How You Can Grow Your Business in the Midst of a Massive Recession

Is a recession imminent?

Who knows, and who cares!

All jokes aside. Obviously a recession means hard times for a lot of people. But for those who are passionate about building their business, a little savvy can go a long way toward getting around economic straits.

In my experience, it's possible not merely to survive a recession, but to thrive in one.

Here are seven ways to recession-proof your business.

1. Spend money to grow your business.

First, let me make an important point about money.

Typically, what happens during a recession is that people and businesses stop spending money. A vicious cycle takes place in which the money needed to power the economy dries up. This leads people to try to save even more money, which invariably halts the economy even more, causing people to spend even less money ... and so the cycle continues.

If you want your business to grow, you must spend money. There is truth to the proverb, "You must spend money to make money."

Strategic and careful business expenditures will grow your business in spite of a recession, somewhat like, if not be than, when you are not in recession mode.

Simply because you have less money or are seeing inconsistent results from specific expenditures doesn't mean you should stop spending, period. It means you should change your approach to spending.

Like all chaos, a recession offers a strategic shake-up, a way to analyze your existing business costs, analyze the results, and revamp accordingly.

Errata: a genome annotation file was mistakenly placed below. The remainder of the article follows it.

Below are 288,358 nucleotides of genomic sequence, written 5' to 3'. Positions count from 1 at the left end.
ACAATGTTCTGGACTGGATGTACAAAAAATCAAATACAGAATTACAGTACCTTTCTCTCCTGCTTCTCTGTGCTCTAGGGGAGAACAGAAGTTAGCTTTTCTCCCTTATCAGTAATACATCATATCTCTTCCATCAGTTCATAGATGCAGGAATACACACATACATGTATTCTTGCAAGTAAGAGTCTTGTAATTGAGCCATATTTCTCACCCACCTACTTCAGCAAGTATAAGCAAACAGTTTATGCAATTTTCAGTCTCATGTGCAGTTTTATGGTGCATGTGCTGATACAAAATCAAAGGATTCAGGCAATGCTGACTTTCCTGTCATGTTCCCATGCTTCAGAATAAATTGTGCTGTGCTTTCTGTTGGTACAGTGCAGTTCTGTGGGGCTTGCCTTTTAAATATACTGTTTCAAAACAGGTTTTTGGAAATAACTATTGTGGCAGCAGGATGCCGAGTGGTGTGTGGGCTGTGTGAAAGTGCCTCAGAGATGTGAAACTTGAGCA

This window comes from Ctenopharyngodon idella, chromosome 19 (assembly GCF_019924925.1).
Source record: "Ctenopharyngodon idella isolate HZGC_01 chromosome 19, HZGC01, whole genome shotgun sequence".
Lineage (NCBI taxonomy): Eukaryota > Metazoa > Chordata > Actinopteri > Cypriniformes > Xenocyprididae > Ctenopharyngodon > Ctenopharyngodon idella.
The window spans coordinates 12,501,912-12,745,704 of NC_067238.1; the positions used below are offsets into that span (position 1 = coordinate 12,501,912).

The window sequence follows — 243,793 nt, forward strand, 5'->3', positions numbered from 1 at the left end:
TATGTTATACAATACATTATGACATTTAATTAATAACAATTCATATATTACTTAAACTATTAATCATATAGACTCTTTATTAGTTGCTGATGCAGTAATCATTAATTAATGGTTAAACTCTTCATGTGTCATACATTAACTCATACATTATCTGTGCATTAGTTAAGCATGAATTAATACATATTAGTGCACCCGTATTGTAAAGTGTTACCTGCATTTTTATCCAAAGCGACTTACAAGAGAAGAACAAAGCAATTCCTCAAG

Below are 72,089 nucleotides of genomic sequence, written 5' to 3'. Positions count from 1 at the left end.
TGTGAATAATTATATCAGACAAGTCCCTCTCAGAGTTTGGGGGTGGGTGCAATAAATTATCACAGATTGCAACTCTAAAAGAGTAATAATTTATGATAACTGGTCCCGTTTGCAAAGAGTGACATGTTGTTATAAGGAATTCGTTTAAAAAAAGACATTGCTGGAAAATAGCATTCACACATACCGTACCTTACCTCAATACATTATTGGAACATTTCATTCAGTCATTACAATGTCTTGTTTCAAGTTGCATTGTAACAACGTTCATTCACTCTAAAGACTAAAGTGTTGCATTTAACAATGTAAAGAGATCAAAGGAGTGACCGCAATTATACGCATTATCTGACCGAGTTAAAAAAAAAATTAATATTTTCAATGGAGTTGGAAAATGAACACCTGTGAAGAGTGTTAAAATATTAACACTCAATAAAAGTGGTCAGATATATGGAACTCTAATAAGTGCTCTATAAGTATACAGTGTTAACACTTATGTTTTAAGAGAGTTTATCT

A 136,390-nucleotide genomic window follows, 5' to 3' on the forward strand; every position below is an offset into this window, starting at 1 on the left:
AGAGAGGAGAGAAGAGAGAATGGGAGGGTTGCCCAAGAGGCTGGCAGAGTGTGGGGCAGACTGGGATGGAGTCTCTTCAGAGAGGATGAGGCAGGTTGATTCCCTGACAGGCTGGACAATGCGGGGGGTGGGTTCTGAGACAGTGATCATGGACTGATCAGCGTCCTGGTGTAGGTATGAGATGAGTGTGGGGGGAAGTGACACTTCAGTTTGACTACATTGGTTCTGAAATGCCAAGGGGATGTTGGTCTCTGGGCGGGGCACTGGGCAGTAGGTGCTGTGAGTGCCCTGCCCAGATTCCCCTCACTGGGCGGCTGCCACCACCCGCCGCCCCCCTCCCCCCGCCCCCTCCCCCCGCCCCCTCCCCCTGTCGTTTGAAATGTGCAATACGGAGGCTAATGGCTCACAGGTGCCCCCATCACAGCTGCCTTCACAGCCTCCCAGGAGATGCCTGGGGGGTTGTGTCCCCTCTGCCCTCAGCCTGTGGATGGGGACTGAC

Keep spending, but do it differently.

2. Get clear on your core business priorities.

A recession has a wonderful cobweb-clearing effect on a business's priorities.

Ask yourself, "What are my business priorities?"

Get a clear handle on these and hold on tightly. In the midst of a recession, they are anchors. Recessions often introduce a panicked mode of thinking, leading business leaders to make decisions that they later regret.

Instead of making wild moves in the drama of the moment, take stock of the most important operations of your business. What types of things am I referring to?

  • Business departments that are a priority.

  • Target markets that are a priority.
  • Marketing activities that are a priority.
  • Personnel that are a priority.
  • Acquisitions that are a priority.
  • Expenditures that are a priority.
  • The counterpart of knowing what your priorities are is knowing what your priorities aren't. That negative knowledge could be your savior in a recession. It can help you pare away at the segment or business activities that matter the least.

    3. Invest in passionate people, not just experienced people.

    One of the biggest dangers during a recession is not that you might lose money or that your business might shrink or disappear.

    No. One of the biggest dangers during a recession is that people get scared. They freeze up, go into scarcity mode, and try to hibernate through the financial winter.

    This is the wrong approach. The right approach is to passionately, relentlessly, and unstoppably engage in business building activity.